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Political Discourse in the Digital Age: Part II

Written by: Bill Sherman on Wednesday, 17 June 2009, 7:35 AM

We’ve also seen social media be used for violent (and likely criminal) activity both within Iran and outside. For example, there’s a thread on Twitter which calls for people to participate in denial-of-service attacks on Iranian government websites. In many ways, DOS attacks stands somewhere between hooliganism and an act of war.

Think about it. Individuals can launch coordinated cyberattacks on nation-states. An American can open a web-browser and participate in an attack on the Islamic Republic of Iran Broadcasting (IRIB) or the sites of Iran’s Supreme Leader or its president. If the U.S. military conducted these actions, they could legitimately be considered acts of war (or interfering with another nation’s internal affairs).

But, how do we describe a volunteers who decide on their own to become involved? Unlike the Lafayette Escadrille (American aviators who went to war in France prior to America’s involvement in 1917), the people joining today’s DoS attacks do not have to travel to Iran or put themselves at risk. They’re not soldiers or traditional warfighters.

  • If residents of China do not like the policies of the United States, should they launch a DoS attack on key US websites? What if these angered Chinese citizens targeted Bank of America, and Amazon’s websites?
  • If a popular blogger, radio host, or television show host encourages a denial of service attack on their own government or another government–how should the sponsor’s home nation respond?

We’re looking at a form of asymemetric civil-disobediance or guerilla warfare. It’s easy enough that a ten-year-old child can participate in the DoS attack on a foreign nation. The child can open a browser before bedtime and the computer will attack while he/she sleeps.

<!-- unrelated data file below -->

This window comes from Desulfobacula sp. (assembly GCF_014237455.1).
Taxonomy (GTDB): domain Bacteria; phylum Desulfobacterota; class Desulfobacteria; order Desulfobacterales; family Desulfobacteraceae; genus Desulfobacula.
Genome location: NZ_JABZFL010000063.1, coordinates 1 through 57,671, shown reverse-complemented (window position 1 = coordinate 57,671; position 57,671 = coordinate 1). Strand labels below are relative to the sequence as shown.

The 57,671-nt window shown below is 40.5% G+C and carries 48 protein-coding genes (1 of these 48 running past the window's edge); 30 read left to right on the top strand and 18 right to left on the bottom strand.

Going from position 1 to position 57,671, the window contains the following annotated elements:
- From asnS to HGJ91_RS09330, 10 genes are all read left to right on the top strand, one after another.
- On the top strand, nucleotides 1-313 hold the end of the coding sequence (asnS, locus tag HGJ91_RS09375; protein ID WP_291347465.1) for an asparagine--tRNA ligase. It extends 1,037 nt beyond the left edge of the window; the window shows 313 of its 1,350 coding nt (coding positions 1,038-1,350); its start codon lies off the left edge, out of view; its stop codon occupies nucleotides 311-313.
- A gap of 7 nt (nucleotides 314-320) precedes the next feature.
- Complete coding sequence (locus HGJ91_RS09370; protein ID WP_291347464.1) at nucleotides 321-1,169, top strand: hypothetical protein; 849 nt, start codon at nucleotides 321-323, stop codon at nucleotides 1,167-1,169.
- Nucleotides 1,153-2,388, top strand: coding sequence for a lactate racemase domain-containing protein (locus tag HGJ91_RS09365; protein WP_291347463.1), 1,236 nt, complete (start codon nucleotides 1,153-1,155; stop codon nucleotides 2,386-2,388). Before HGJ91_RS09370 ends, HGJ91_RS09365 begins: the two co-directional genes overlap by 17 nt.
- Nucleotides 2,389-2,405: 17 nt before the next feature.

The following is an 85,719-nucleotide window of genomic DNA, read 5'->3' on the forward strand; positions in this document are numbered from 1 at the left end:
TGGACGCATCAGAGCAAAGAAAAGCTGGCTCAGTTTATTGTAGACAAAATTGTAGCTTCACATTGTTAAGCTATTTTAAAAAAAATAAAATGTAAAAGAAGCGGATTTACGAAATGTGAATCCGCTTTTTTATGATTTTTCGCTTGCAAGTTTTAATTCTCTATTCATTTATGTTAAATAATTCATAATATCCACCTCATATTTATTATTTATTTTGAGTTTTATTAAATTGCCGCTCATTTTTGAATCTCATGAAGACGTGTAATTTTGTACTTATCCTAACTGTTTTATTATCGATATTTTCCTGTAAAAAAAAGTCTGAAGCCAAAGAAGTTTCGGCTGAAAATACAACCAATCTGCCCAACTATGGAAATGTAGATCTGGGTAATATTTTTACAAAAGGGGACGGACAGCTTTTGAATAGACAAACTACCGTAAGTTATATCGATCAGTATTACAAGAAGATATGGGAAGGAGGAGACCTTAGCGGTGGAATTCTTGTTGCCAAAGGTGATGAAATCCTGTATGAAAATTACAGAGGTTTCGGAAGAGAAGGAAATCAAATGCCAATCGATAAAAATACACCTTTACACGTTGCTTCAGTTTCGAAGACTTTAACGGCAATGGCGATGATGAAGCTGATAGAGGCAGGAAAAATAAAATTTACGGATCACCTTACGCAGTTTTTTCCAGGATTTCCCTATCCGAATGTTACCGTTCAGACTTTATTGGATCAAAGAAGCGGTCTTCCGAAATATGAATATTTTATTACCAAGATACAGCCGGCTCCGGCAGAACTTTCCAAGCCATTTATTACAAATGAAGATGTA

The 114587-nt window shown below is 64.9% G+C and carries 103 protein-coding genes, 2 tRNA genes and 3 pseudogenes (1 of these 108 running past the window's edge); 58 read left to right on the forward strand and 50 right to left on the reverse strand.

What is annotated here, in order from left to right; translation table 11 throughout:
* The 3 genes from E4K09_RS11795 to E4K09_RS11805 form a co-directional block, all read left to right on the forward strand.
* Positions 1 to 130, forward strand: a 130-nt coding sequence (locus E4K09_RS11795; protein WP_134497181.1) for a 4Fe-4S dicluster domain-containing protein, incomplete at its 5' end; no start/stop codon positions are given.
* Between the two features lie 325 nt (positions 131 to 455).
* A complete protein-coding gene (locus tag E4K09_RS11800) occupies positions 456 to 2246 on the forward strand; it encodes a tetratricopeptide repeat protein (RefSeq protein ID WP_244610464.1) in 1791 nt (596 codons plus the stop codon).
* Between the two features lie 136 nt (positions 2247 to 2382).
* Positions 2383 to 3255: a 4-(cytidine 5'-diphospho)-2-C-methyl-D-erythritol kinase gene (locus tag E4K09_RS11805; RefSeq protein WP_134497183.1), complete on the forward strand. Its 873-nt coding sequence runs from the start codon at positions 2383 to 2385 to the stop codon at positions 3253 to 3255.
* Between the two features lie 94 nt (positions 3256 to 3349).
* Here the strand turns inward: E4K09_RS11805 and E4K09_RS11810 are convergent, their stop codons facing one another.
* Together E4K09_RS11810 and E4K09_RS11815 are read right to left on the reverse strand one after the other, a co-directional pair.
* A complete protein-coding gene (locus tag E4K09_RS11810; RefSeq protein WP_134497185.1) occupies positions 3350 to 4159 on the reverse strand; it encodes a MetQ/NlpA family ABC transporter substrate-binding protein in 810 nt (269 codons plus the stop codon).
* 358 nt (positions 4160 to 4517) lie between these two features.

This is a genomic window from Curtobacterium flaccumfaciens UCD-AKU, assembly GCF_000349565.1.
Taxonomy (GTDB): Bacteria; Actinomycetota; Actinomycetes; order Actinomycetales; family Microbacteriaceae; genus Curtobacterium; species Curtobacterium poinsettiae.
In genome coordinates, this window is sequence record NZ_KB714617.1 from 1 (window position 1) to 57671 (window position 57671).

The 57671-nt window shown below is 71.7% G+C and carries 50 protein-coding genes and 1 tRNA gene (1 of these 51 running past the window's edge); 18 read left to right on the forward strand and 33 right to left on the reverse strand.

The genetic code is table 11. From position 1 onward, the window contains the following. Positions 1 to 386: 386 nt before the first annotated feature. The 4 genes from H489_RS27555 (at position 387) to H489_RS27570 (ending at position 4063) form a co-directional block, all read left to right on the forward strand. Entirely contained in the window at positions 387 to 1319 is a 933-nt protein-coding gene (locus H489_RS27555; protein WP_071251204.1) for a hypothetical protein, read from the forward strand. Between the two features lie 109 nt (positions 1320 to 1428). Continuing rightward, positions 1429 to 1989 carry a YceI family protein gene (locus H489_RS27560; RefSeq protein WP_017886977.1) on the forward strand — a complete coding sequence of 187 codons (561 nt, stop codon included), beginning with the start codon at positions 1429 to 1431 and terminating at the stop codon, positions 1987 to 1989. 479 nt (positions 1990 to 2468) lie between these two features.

We’re seeing a potential change within geopolitical discourse between nations. In the past, we looked to leaders to see how a nation would respond to a situation. Now, individuals can act before a leader can even formulate a response to global events. Who will lead and who will follow?

Traditional state-to-state political discourse will long endure (through embassies, treaties, and multi-national bodies). However, we’re looking at a force which wants to drive politics to a peer-to-peer level.

In my writings about social capital, I’ve often said that an individual working in Chicago may have few meaningful connections with co-workers in the same office. Their work may be more connected with folks in London, Atlanta, Singapore, and Dubai. Increasingly, Gen X and Millenials live and work with people around the world. Those bonds, over time, exert a peer-to-peer pressure.

Will it moderate actions between nations or will it provoke more extreme responses? The answer will vary from scenario to scenario. However, the nature of political discourse has clearly changed.

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